Kevin Zegers, Taylor Momsen and Ed Westwick star in Gossip Girl: Season 3.
Photo credit: Warner Home Video

No moment provoked as much undeserving hype this season as the ninth episode’s controversial threesome subplot, which consisted of little more than guest star Hilary Duff engaging in some bisexual smooching. The story thread quickly concludes in the following episode, to the appropriate tune of Lady Gaga’s “Bad Romance.” All too often, character motivations seem to function as tacked-on justifications for an image-driven lifestyle, such as Serena’s allegedly poignant reason for courting the paparazzi. As in the previous seasons, the most effective moments occur when characters are allowed to be truly vulnerable, allowing their humanity to creep through the suave sleaze. Momsen is genuinely touching in scenes where her character becomes increasingly isolated from the society she supposedly reigns over. The pressure Jenny feels to lose her virginity is portrayed with surprising sensitivity by the show, which so often delights in torturing its characters (the creators are well aware that viewers love watching a rich snob crash and burn).

Late in the season, Chuck rattles off a line of startling wisdom while talking to a disillusioned Jenny: “The world you’re looking for exists only from the outside. The only reason I survive in it is because I know it is empty.” That’s a good line, but it’s also thoroughly hypocritical in the context of the show, which blatantly celebrates its own glorified excess. And it’s a striking departure from the show’s usual dialogue, which is often along the lines of, “I love freshman, they’re so…fresh.” There’s only so much one can do with dialogue like this, and though the cast is a mixed bag, their approach to the material is mediocre overall. It’s no coincidence that when Tyra Banks pops up in a cameo, she fits the show like a glove. After all, she’s a model playing an actress, a fact that could safely be said of her co-stars.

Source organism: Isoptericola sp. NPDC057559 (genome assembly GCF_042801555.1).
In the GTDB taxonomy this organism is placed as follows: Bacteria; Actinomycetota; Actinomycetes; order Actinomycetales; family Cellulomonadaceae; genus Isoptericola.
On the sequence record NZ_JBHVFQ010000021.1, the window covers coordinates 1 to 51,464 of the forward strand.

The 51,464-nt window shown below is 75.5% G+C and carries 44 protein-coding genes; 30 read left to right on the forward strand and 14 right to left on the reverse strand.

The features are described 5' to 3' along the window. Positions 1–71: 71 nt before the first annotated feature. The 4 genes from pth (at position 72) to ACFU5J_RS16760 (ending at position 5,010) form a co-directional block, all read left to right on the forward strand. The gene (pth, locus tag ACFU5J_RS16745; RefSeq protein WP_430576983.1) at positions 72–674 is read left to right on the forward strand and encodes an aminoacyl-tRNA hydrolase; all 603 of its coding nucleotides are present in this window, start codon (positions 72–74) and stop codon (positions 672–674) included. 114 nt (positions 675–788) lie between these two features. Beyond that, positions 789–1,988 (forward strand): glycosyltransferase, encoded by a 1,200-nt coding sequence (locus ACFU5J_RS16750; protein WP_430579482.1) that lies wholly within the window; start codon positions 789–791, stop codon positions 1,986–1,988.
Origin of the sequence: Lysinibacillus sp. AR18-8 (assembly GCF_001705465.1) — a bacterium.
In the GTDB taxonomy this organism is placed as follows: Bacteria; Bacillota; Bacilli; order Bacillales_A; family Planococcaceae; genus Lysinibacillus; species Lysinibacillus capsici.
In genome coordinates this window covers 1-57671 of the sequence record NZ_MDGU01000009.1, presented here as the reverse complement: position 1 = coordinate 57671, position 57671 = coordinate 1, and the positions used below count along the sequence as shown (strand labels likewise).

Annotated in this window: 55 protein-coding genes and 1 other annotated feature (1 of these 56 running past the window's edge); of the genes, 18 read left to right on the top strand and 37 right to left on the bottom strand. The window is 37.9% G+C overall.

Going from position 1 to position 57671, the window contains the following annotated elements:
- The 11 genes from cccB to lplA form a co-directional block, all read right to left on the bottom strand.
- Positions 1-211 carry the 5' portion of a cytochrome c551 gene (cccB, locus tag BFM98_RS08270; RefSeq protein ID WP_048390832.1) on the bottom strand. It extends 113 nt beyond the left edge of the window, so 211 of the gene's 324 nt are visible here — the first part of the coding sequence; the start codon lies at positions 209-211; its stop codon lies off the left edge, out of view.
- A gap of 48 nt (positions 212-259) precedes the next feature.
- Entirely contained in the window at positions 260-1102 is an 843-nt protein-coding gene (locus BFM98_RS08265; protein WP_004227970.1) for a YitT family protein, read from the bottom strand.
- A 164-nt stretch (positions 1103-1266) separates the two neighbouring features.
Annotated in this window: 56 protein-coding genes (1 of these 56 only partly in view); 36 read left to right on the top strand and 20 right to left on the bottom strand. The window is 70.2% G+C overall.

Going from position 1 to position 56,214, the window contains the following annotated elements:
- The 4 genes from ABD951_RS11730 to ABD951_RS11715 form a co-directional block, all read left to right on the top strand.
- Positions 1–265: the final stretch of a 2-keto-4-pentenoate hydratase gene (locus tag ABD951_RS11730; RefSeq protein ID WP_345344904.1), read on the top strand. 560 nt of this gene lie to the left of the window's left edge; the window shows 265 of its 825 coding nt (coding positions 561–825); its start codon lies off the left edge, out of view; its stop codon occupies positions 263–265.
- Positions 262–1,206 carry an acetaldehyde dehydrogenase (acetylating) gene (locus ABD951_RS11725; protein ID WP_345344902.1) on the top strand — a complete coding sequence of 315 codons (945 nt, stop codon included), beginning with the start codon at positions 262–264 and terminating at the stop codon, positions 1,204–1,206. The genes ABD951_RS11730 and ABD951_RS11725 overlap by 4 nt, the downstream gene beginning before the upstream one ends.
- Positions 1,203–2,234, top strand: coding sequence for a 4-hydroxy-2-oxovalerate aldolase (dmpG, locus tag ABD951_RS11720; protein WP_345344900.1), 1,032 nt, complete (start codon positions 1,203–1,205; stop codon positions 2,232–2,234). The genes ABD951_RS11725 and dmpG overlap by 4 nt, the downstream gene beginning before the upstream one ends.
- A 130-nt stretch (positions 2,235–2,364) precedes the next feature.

Gossip Girl: Season 3 was released on Blu-Ray and DVD on Aug. 24, 2010.
Gossip Girl: Season 3 was released on Blu-Ray and DVD on Aug. 24, 2010.
Photo credit: Warner Home Video